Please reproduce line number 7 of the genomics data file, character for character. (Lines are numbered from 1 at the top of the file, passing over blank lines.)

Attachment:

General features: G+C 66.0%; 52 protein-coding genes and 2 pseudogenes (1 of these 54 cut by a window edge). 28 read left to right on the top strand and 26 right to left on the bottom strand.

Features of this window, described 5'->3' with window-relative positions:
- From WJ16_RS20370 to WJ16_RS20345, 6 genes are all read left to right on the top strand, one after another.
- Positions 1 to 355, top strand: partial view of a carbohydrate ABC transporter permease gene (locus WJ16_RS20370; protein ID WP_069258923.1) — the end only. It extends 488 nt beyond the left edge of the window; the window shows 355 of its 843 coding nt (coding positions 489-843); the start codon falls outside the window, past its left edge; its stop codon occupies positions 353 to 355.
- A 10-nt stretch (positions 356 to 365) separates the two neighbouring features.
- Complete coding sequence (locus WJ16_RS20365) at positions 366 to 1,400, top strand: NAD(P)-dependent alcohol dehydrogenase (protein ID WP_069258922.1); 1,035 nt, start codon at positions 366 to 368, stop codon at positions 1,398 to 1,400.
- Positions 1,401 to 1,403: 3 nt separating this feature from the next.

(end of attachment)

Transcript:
- Positions 1,401 to 1,403: 3 nt separating this feature from the next.